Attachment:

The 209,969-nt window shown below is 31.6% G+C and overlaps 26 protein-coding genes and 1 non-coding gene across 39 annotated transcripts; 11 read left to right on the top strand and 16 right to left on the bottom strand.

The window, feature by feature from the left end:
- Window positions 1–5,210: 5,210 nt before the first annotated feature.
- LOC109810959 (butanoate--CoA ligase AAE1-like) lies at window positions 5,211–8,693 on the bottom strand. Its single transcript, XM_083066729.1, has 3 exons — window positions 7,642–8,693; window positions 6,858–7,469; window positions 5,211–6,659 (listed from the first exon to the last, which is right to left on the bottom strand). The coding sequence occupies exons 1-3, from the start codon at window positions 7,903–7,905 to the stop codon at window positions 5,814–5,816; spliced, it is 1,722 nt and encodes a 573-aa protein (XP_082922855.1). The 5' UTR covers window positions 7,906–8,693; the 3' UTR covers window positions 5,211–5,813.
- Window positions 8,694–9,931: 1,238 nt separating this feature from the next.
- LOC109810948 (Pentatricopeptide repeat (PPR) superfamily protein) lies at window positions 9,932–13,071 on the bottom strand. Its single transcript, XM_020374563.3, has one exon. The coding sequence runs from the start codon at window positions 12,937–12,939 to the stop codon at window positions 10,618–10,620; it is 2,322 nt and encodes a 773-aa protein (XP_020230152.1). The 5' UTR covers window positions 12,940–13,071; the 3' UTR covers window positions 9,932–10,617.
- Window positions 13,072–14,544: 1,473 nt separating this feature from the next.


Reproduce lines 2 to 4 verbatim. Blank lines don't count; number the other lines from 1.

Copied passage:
The window, feature by feature from the left end:
- Window positions 1–5,210: 5,210 nt before the first annotated feature.
- LOC109810959 (butanoate--CoA ligase AAE1-like) lies at window positions 5,211–8,693 on the bottom strand. Its single transcript, XM_083066729.1, has 3 exons — window positions 7,642–8,693; window positions 6,858–7,469; window positions 5,211–6,659 (listed from the first exon to the last, which is right to left on the bottom strand). The coding sequence occupies exons 1-3, from the start codon at window positions 7,903–7,905 to the stop codon at window positions 5,814–5,816; spliced, it is 1,722 nt and encodes a 573-aa protein (XP_082922855.1). The 5' UTR covers window positions 7,906–8,693; the 3' UTR covers window positions 5,211–5,813.